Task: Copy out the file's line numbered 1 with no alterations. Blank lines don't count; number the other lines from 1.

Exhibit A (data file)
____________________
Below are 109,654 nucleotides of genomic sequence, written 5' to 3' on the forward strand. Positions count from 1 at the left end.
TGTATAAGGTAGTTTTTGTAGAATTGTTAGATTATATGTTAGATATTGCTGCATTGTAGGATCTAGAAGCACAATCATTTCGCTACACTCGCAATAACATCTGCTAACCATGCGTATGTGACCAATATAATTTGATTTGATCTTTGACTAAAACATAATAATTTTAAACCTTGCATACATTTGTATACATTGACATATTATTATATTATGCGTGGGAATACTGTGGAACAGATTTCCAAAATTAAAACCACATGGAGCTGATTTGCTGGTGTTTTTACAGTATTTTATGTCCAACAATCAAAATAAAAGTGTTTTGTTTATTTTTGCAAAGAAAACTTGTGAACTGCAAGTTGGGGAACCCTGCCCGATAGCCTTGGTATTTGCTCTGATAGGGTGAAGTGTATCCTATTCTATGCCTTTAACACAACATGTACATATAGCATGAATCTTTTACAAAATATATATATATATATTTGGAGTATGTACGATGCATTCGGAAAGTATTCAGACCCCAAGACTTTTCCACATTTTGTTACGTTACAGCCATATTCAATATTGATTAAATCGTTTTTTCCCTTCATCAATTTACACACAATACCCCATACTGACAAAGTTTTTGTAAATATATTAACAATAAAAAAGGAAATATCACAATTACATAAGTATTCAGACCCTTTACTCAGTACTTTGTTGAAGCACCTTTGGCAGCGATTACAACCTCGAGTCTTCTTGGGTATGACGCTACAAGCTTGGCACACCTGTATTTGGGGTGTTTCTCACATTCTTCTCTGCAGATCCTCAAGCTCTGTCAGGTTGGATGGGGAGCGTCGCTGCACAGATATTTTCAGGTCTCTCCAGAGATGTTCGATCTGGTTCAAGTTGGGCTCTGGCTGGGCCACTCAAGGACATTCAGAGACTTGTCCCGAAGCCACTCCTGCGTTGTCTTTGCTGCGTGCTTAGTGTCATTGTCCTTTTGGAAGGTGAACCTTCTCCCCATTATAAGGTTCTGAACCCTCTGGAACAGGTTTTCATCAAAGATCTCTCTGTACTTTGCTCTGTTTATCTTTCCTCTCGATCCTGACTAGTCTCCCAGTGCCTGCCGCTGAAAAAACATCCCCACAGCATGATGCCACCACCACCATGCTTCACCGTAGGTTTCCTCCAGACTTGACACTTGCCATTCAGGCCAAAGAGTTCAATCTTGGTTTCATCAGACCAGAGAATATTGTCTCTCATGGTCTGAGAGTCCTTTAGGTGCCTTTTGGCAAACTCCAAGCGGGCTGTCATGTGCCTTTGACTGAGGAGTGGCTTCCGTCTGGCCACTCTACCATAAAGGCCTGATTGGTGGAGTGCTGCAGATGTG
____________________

Below are 109,654 nucleotides of genomic sequence, written 5' to 3' on the forward strand. Positions count from 1 at the left end.